Ended exhibition

Hope Springs Eternal

Hope Springs Eternal Espen Tversland
  • Place Nordnorsk kunstnersenter, Svolvær
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Artist Espen Tversland invites the audience to reflect on how human actions affect nature in the exhibition Hope Springs Eternal.

In 2017, Espen Tversland participated in AiR Barents – an artist residency programme on Svalbard. One day, as he gazed out over the landscape, the idea for the exhibition project Hope Springs Eternal began to take shape. On a snow-covered plateau, he witnessed how about 50 snow scooters formed a long ‘snake’ that almost barbarously cut a road through the landscape. It was this contradictory scene – of people who, in their attempt to experience the tranquillity of unspoilt nature, simultaneously destructively intruded upon it – that intrigued Tversland. In the autumn of 2019, he developed the project further as part of the expedition ‘The Arctic Circle’, with both artists and scientists aboard a sailing ship in the waters around Svalbard.

Stillbilde fra videoverk
Picture from video artwork Hope Springs Eternal


You are hereby invited to enter Espen Tversland’s multi-channel video installation Hope Springs Eternal, the title of which is borrowed from Alexander Pope’s poem ‘An Essay on Man’. Projected onto screens of white silk, we see a 34-min. abstract video work that runs in a loop. What is actually unfolding on the screens is difficult to describe in words. It can seem spiritual, mechanical and organic all at the same time. Meanwhile, the work also gives the sense of something continuous, ever moving, always changing. It is a world with many layers, where something is built up simultaneously as something breaks down. Where the one encounters the other, and the two are transformed into new shapes and connections. It is an irregular and non-linear evolution. New and complicated relationships constantly emerge. All the while, our experience is affected by the unstable silk’s flapping that is caused by the unpredictable movements of ourselves and others in the room.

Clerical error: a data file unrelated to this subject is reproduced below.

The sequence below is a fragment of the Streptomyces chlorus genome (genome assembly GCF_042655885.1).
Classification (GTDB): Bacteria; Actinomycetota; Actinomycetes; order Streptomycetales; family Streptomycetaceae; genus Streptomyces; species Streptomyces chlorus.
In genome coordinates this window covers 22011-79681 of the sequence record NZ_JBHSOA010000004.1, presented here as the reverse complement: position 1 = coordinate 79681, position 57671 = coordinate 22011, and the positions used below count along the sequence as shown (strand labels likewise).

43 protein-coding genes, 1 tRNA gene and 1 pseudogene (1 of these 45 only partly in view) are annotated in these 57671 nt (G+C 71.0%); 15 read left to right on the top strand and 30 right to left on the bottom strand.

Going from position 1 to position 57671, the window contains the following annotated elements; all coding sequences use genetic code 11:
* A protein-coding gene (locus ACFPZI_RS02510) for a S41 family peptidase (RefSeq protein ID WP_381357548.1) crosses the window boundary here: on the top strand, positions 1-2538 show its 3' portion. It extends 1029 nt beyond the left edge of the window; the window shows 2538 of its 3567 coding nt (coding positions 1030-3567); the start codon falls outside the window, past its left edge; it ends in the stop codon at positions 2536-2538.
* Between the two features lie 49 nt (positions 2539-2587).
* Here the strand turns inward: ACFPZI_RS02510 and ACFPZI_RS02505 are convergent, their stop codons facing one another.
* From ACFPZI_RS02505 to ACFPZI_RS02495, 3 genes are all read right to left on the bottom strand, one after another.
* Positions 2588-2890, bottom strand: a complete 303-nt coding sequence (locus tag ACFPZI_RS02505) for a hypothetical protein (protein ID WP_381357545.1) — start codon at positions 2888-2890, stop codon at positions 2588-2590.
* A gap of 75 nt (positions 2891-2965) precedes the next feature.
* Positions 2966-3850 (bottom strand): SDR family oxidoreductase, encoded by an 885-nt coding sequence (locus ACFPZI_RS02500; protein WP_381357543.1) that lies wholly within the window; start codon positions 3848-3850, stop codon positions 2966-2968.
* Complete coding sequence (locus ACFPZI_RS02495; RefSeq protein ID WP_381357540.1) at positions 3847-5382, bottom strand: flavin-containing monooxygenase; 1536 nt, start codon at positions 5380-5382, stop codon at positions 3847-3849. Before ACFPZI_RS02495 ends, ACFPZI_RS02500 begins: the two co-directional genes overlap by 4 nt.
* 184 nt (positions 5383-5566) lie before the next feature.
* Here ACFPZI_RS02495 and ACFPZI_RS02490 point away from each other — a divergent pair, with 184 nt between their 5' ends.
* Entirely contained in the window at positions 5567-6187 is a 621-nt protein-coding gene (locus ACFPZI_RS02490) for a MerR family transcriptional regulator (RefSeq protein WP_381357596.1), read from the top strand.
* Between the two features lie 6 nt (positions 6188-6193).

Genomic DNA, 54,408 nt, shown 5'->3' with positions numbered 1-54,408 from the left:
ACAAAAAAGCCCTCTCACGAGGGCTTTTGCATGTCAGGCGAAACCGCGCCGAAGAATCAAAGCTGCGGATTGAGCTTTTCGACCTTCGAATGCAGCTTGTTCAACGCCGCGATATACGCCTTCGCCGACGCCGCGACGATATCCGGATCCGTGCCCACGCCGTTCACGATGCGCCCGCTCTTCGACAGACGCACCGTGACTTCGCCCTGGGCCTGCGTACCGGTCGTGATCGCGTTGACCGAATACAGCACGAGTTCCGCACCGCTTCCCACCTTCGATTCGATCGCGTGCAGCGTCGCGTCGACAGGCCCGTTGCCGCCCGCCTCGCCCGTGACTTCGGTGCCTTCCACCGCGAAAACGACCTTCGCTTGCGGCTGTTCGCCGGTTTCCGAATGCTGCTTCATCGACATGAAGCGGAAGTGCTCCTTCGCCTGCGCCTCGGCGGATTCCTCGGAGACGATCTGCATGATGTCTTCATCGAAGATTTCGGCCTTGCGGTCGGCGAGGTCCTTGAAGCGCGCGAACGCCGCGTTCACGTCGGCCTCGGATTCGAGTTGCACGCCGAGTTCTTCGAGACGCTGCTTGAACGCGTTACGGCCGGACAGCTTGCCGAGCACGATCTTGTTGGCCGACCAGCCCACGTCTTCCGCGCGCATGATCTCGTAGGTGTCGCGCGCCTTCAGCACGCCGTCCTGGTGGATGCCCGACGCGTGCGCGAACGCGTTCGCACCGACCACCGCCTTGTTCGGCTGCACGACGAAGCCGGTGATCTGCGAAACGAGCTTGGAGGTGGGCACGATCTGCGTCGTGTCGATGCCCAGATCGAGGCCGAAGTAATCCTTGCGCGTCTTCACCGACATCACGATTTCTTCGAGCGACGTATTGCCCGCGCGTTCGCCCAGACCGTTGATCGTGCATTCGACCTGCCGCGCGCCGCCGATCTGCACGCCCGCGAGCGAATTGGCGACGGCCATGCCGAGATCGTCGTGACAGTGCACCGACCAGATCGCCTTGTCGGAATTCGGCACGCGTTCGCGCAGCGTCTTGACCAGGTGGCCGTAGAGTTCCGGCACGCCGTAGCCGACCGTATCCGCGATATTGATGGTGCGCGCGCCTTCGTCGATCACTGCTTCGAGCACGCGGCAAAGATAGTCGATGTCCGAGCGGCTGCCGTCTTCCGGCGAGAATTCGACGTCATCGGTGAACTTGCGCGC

In this encounter between the human, the digital and the tactile, we become part of a situation in which all our actions affect our surroundings on one or another level. This can be seen as a visual metaphor for how we affect our environment every day of our life. Or, as Tversland himself says: ‘If you buy a melon today, you participate in destroying the world’. And here, in the destruction, lies the core of the exhibition’s theme. For Tversland, it is about acknowledging the paradox that at the same time as we want the best for ourselves, our children and our ‘tribe’, it is we ourselves who – through the culture we have built around our way of life – cause the violence that results in the ecological crisis. The exhibition title, Hope Springs Eternal, points to how it is part of human nature to remain hopeful until the end is near. Tversland has been concerned with how the hope that technology will save us – so that we can continue living as normal – can in fact hinder necessary change. Hope itself can be destructive and part of the violence against nature.